Each tick of the clock is a blatant reminder that you can’t sleep. No matter how you reposition the pillows or yourself, sweet slumber still eludes you. As the sun peaks over the horizon into your bedroom window, you’re already awake and know you’ll battle sleepiness all day.
Does this sound like a familiar scenario for you? Although it’s normal to have an occasional sleepless night, your well-being can be compromised from chronic insomnia. What are the issues that stand between you and a refreshing night’s sleep?
Perhaps no other human activity has been pondered more than sleep. It’s evolved as a vital function that allows your brain to recharge while your body rests. Many early cultures believed that sleeping and dreaming were a portal to the spiritual realms.
Sleep is a common trope in global art, literature, and spiritual tradition. According to an article published by Ultimate Facts, you will spend at least a third of your life resting. Surprisingly, it also states that you will devote at least seven years during your life trying to get to sleep.
Sleepiness During the Day is a Danger Most People Ignore
Nothing is quite as miserable as battling sleepiness throughout your day. It is that groggy feeling that creeps up on you, usually right after eating. No matter how much coffee or cola you chug, you’re perpetually lost in a brain fog.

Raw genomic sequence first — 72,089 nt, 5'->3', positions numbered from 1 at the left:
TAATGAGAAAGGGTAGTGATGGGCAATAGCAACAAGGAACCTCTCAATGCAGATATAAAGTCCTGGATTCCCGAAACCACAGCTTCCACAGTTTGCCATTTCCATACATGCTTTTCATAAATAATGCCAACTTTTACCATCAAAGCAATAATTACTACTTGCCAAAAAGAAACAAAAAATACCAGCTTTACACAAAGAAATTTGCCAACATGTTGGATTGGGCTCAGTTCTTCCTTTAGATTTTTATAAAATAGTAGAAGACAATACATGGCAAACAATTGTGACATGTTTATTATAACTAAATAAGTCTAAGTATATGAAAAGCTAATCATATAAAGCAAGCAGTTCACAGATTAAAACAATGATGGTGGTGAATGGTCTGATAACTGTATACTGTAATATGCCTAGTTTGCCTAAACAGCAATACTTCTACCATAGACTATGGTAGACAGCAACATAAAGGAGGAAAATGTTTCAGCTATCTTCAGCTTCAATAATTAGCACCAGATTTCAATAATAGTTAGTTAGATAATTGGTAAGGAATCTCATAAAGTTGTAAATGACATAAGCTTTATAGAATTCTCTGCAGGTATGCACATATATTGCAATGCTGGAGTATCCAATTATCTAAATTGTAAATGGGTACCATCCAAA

An article published by the American Sleep Apnea Association reports that approximately seventy percent of Americans don’t get enough sleep at least one night per month. Of that number, eleven percent say they are sleep-deprived every night. According to the article, approximately 50 to 70 million people in this country have some sleep issues.
When you haven’t slept a wink all night, your body will pay in the morning. You’ll probably feel groggy and grumpy and may snap at anyone who crosses your path. During the rest of your workday, you’ll feel as if you’re moving in slow motion and can’t be productive.
Everybody has an occasional rough night due to stress and other factors. However, chronic daytime grogginess can affect your personal and professional relationships. Your work performance may be negatively affected, which can threaten your job.